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A life-saving surgery keeps 94-year old Edward on his feet

December 10, 2019
A life-saving surgery keeps 94-year old Edward on his feet

When a matter of minutes could mean the difference between saving your limb—or your life—you don’t have time for second guessing. And as Edward Thomas and his wife Pat recently learned, being in the hands of caring medical experts can turn a potential tragedy into a near-miraculous recovery. 

At 94 years old, Edward was slowing down, but still very active. When he told his wife after a midday meeting at their retirement community that his leg hurt, she reasoned it was likely a mild cramp that would soon pass, and urged him to sit down. What happened next, however, shocked her.

“He turned to me and said, ‘I can’t feel my leg from the knee on down. I can’t take another step.’ Pat Thomas, 91, explains. “He’d never said anything like that to me before, and I knew we had to get to the Emergency Room right away.” What neither Pat nor Edward realized, however, was that the numbness in Edward’s leg was the result of a life-threatening blood clot, and the clock was already ticking.

The moment they arrived at TriHealth's Bethesda North Hospital, a fast-acting team of medical experts swung into action, quickly identifying the existence of the clot and the need for a vascular surgeon. Aaron Kulwicki, MD, a vascular surgeon with the TriHealth Heart Institute, answered the summons. “Mr. Thomas was experiencing pain, numbness, and the inability to move his foot, which constituted a surgical emergency,” Dr. Kulwicki explains. “You have to get blood flow restarted to the threatened limb, and there was no time for imaging except for an angiogram and X-rays on the table. We determined that Edward had a popliteal aneurysm, or a bulge in an artery behind the knee. In 60 percent of these cases, amputation of the limb was the most likely outcome.”

He immediately informed Pat, explaining all the possibilities, but Pat was resolute. “I could not think of any reason why you’d want to take the leg of a 94-year old man,” she says. “Dr. Kulwicki said he absolutely understood, and that he would do what he could. He was a man of his word.”

Prepping for immediate surgery, Dr. Kulwicki performed bypass surgery on the affected leg to restore blood flow, making decisions inter-operatively to save both the limb and Edward’s life. The procedure was a success—and the result of a complete team effort by the TriHealth medical staff.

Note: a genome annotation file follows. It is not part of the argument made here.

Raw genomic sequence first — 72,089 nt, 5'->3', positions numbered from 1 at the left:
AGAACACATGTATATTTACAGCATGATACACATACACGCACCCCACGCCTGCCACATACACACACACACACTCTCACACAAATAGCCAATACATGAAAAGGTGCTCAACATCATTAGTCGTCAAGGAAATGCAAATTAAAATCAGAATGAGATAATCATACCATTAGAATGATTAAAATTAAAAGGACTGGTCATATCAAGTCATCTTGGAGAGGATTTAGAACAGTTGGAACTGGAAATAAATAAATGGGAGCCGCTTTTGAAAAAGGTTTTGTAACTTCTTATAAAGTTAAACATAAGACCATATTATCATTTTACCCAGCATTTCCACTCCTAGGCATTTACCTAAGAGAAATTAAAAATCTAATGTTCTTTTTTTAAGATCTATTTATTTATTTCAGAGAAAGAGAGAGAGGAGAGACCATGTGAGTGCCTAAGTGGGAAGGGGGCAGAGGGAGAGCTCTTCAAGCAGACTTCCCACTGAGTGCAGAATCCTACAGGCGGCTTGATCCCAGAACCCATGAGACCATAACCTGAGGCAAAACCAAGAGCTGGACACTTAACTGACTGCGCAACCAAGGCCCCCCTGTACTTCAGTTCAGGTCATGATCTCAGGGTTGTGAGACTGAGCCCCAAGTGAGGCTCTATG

“The ER doctor on call that day, Dr. Kenneth Jacobs, was outstanding,” explains Dr. Kulwicki. “Without his fast action, we wouldn’t have been in the position we were to save Mr. Thomas’s limb. We also had the best combination of anesthesia and vascular experts as well as the Post-Op nursing team to help Mr. Thomas through every phase of his surgery and recovery.”

Dr. Kulwicki, who received his vascular training at the TriHealth Institute, recently rejoined the Fellowship Training Program after working in Columbus, Ohio for six years. “One of the biggest reasons I decided to return was the commitment to advanced technology and best practices followed by the vascular program here at TriHealth,” Dr. Kulwicki says. “It allows me to bring my best work to the patients, and give them the greatest opportunity for a successful recovery.”

Particularly when it comes to vascular issues, such as Edward’s blood clot, Dr. Kulwicki advises that nothing is more important than rapid action.

“Time is muscle,” he explains. “If you have a situation where you can’t feel your leg, your foot, your hand—chances are good that the blood flow has in some way been cut off from that limb. You must get to the hospital and into surgery as quickly as possible. Minutes matter. Seconds matter. With our team of experts at the TriHealth Heart Institute, we routinely help save patients like Edward Thomas and return them to a robust quality of life.”

For Pat Thomas, that recovery is a blessing every day. “I’ve spoken with Dr. Kulwicki several times now,” she says. “He always explains everything without throwing a bunch of medical terms at me, and he made sure Edward got the best care every step of the way. He’s not just a good doctor, he’s a good person. I always say, treat the people who are taking care of you with kindness and respect, and they’ll do everything they can for you. That certainly has proven true in this case, and Edward and I will be forever grateful.”